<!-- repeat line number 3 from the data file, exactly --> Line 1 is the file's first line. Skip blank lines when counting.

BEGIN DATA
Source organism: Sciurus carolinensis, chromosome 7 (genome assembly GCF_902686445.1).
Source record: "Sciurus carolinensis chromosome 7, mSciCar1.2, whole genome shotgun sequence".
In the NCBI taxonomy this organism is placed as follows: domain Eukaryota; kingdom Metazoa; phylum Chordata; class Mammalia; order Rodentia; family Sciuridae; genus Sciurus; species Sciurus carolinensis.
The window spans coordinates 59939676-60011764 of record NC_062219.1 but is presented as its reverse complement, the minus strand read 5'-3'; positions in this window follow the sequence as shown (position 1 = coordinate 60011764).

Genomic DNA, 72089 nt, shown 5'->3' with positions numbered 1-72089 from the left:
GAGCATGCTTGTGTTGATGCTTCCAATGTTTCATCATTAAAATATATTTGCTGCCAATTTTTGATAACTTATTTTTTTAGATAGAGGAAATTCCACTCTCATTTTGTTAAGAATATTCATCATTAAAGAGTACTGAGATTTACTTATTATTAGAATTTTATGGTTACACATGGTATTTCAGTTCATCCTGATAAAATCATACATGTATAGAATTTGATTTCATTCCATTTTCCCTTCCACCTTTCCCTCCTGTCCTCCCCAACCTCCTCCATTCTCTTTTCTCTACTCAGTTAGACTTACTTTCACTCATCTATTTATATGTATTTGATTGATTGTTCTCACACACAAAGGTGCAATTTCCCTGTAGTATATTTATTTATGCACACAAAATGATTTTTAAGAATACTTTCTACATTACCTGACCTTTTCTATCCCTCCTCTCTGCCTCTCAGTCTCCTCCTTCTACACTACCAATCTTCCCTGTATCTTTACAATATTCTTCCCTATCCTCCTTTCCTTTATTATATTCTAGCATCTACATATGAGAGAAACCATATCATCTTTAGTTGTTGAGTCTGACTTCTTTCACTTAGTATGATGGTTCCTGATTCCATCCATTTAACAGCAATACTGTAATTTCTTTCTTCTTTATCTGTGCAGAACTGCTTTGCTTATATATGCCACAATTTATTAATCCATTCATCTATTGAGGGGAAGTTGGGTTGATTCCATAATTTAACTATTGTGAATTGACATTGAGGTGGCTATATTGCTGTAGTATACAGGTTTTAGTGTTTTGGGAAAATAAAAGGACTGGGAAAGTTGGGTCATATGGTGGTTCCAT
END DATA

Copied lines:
In the NCBI taxonomy this organism is placed as follows: domain Eukaryota; kingdom Metazoa; phylum Chordata; class Mammalia; order Rodentia; family Sciuridae; genus Sciurus; species Sciurus carolinensis.